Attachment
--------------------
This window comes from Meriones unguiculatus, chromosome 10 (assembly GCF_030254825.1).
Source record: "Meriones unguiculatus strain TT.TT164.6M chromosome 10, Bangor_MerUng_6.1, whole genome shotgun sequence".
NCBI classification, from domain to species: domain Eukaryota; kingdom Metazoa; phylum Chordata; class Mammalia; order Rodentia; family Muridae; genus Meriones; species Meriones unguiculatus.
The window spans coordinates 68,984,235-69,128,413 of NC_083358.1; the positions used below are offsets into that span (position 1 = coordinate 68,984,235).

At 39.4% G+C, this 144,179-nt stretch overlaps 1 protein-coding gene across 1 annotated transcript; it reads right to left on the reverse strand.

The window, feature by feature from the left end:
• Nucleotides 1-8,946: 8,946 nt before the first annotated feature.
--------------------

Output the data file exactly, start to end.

This window comes from Meriones unguiculatus, chromosome 10 (assembly GCF_030254825.1).
Source record: "Meriones unguiculatus strain TT.TT164.6M chromosome 10, Bangor_MerUng_6.1, whole genome shotgun sequence".
NCBI classification, from domain to species: domain Eukaryota; kingdom Metazoa; phylum Chordata; class Mammalia; order Rodentia; family Muridae; genus Meriones; species Meriones unguiculatus.
The window spans coordinates 68,984,235-69,128,413 of NC_083358.1; the positions used below are offsets into that span (position 1 = coordinate 68,984,235).

At 39.4% G+C, this 144,179-nt stretch overlaps 1 protein-coding gene across 1 annotated transcript; it reads right to left on the reverse strand.

The window, feature by feature from the left end:
• Nucleotides 1-8,946: 8,946 nt before the first annotated feature.